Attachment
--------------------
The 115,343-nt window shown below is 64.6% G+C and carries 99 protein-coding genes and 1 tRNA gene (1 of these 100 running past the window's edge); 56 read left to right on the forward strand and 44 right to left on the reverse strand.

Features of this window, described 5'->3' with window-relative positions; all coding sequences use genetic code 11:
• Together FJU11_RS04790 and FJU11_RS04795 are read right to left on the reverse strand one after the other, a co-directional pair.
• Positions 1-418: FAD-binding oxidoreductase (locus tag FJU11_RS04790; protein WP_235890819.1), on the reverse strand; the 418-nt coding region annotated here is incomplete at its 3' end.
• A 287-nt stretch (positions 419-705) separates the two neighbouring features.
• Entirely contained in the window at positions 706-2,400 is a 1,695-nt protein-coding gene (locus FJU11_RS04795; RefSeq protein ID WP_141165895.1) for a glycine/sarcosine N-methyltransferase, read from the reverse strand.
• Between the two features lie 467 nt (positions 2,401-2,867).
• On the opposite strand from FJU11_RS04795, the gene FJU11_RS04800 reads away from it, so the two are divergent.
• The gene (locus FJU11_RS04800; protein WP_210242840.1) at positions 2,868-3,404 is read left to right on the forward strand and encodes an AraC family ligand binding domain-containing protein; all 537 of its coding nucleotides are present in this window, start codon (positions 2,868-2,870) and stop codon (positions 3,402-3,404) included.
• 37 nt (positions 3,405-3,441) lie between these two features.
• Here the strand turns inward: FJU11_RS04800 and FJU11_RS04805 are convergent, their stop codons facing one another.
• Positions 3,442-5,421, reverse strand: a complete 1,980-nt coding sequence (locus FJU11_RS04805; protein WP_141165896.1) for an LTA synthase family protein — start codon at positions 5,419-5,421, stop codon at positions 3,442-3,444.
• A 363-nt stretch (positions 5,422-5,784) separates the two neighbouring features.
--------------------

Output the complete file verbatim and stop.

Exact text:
The 115,343-nt window shown below is 64.6% G+C and carries 99 protein-coding genes and 1 tRNA gene (1 of these 100 running past the window's edge); 56 read left to right on the forward strand and 44 right to left on the reverse strand.

Features of this window, described 5'->3' with window-relative positions; all coding sequences use genetic code 11:
• Together FJU11_RS04790 and FJU11_RS04795 are read right to left on the reverse strand one after the other, a co-directional pair.
• Positions 1-418: FAD-binding oxidoreductase (locus tag FJU11_RS04790; protein WP_235890819.1), on the reverse strand; the 418-nt coding region annotated here is incomplete at its 3' end.
• A 287-nt stretch (positions 419-705) separates the two neighbouring features.
• Entirely contained in the window at positions 706-2,400 is a 1,695-nt protein-coding gene (locus FJU11_RS04795; RefSeq protein ID WP_141165895.1) for a glycine/sarcosine N-methyltransferase, read from the reverse strand.
• Between the two features lie 467 nt (positions 2,401-2,867).
• On the opposite strand from FJU11_RS04795, the gene FJU11_RS04800 reads away from it, so the two are divergent.
• The gene (locus FJU11_RS04800; protein WP_210242840.1) at positions 2,868-3,404 is read left to right on the forward strand and encodes an AraC family ligand binding domain-containing protein; all 537 of its coding nucleotides are present in this window, start codon (positions 2,868-2,870) and stop codon (positions 3,402-3,404) included.
• 37 nt (positions 3,405-3,441) lie between these two features.
• Here the strand turns inward: FJU11_RS04800 and FJU11_RS04805 are convergent, their stop codons facing one another.
• Positions 3,442-5,421, reverse strand: a complete 1,980-nt coding sequence (locus FJU11_RS04805; protein WP_141165896.1) for an LTA synthase family protein — start codon at positions 5,419-5,421, stop codon at positions 3,442-3,444.
• A 363-nt stretch (positions 5,422-5,784) separates the two neighbouring features.